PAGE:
And in the morning came the word of the LORD unto me.
Have you ever watched a group of demonstrators carrying placards to call attention to their cause? Perhaps you have participated in a walk-a-thon to raise funds for a charity. Frequently people must do extraordinary things to gain publicity or call attention to their particular beliefs. There is a prophet in the Old Testament who did exactly the same thing at the direct command of God. His name was Ezekiel.
A contemporary of Jeremiah and Dariel, Ezekiel was a priest (Ezekiel 1:3), but never served as such because he was taken captive to Babylon during the reign of Jehoiachin (2 Kings 24:10-16). Ezekiel settled with a group of exiles at Tel-Abib, a town in the interior part of Babylonia on the river Chebar. Five years after he arrived in Babylonia, when he was about thirty years of age, Ezekiel received a call from Jehovah to prophesy to the people of the captivity.
Prophesying during the darkest days of the captivity, Ezekiel was met only with indifference and despondency among the people. The captive Jews would not listen to his message. Therefore God instructed Ezekiel to resort to a more dramatic method of proclaiming the destruction of Jerusalem. Instead of preaching or speaking in parables, he would act out the parable. Ezekiel would dramatize what God was about to do with His great city Jerusalem.
God reminded Ezekiel that he lived in a rebellious house amid a rebellious nation and that he should prepare to move out of that house. In order to be a visual representation of the captivity of Jerusalem, God commanded Ezekiel to "dig thou through the wall in their sight, and carry out thereby." So, packing his bags, Ezekiel proceeded to gouge out a hole in the mud wall of his house, making an opening onto the street through which he would pass with his baggage. There he would wait.
"And in the morning came the word of the LORD unto me" (Ezekiel 12:8). Having waited all night, Ezekiel now gave an explanation to the Israelites for his rather unusual actions. Five times in this chapter the word of the Lord came unto him; five times he had to wait on the word of the Lord. True, waiting in the comfort and privacy of his house would not have been as difficult as waiting on the sidewalk while everyone passed by, but waiting on God is never easy.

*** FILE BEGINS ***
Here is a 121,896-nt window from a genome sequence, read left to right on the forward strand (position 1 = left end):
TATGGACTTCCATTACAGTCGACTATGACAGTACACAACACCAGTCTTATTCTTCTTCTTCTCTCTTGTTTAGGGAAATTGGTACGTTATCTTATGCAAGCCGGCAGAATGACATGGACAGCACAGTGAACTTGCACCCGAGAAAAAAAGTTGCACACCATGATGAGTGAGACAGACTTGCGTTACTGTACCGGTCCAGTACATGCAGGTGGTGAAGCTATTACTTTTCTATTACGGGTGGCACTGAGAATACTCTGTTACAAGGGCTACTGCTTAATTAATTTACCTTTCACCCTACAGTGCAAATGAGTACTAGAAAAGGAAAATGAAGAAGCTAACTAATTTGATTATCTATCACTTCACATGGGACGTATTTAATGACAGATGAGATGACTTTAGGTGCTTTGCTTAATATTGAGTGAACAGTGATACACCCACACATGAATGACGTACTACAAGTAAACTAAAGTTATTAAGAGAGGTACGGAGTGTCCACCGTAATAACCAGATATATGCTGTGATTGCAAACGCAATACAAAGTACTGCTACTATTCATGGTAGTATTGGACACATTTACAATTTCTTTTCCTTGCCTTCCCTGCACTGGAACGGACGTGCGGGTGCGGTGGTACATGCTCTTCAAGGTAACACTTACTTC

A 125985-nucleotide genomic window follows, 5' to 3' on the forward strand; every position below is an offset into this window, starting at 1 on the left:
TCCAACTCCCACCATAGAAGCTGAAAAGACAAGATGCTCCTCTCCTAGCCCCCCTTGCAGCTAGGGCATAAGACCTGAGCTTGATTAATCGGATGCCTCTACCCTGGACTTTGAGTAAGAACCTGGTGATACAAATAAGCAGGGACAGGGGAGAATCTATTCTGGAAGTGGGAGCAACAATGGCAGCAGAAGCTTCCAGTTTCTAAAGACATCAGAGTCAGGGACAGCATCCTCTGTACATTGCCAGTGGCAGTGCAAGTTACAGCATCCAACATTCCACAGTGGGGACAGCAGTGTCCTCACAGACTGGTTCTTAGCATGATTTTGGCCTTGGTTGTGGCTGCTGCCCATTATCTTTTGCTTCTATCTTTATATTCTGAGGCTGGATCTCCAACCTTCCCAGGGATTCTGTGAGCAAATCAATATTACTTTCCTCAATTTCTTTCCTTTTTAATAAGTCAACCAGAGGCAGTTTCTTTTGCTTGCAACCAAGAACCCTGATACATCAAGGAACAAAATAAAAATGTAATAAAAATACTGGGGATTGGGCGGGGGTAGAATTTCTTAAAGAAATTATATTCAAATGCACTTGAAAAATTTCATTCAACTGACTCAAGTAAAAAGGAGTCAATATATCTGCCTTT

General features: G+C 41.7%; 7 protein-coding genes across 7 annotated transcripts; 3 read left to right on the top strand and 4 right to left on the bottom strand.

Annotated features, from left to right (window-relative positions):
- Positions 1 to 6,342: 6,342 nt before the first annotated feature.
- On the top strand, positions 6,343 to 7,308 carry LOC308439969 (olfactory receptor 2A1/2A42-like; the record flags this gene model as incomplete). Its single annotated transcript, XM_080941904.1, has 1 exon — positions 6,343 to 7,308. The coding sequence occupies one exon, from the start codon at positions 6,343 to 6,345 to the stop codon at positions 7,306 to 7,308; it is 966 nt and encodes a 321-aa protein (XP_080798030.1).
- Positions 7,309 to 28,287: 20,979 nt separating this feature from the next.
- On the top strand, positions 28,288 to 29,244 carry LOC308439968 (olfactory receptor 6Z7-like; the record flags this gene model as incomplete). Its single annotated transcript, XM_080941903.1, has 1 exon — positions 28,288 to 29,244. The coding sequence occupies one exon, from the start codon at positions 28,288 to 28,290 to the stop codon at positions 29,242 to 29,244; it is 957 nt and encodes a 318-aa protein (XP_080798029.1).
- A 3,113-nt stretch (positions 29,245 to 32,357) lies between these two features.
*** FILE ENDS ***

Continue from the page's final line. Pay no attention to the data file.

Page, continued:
Sometimes the purposes and messages of God are revealed slowly. His grand designs can never be hurried. The great New England preacher Phillips Brooks was a man of great poise and quiet manner. Yet at times he suffered from moments of frustration when he had to wait on God. One day a friend saw him feverishly pacing the floor like a caged animal.
"What's the trouble, Mr. Brooks?" he asked.
"The trouble is that I am in a hurry, but God isn't!"
We can imagine that having clawed through the wall with bags in hand and waiting on the sidewalk for God to speak to him again was difficult for Ezekiel. Nonetheless, after God initially spoke to him, it was not until the morning that God came to him the second time. Ezekiel did as God commanded him without need for explanation. But then, in full view of everyone on the street, he must patiently wait on the Lord to speak to him again.
You and I must recognize that God leads us every step of the way, whether we understand His leading or not. To hear God say "Go" or to hear Him say "Stay" is usually easier than to hear Him say "Wait"! In potential ridicule, the prophet of God waited all night to hear the Lord God give him further instructions. How long are we willing to wait on God? Do we trust Him enough to wait on Him today?
Not ours to know the reason why
Unanswered is our prayer, But ours to
trust God's wisdom still
And to His love repair.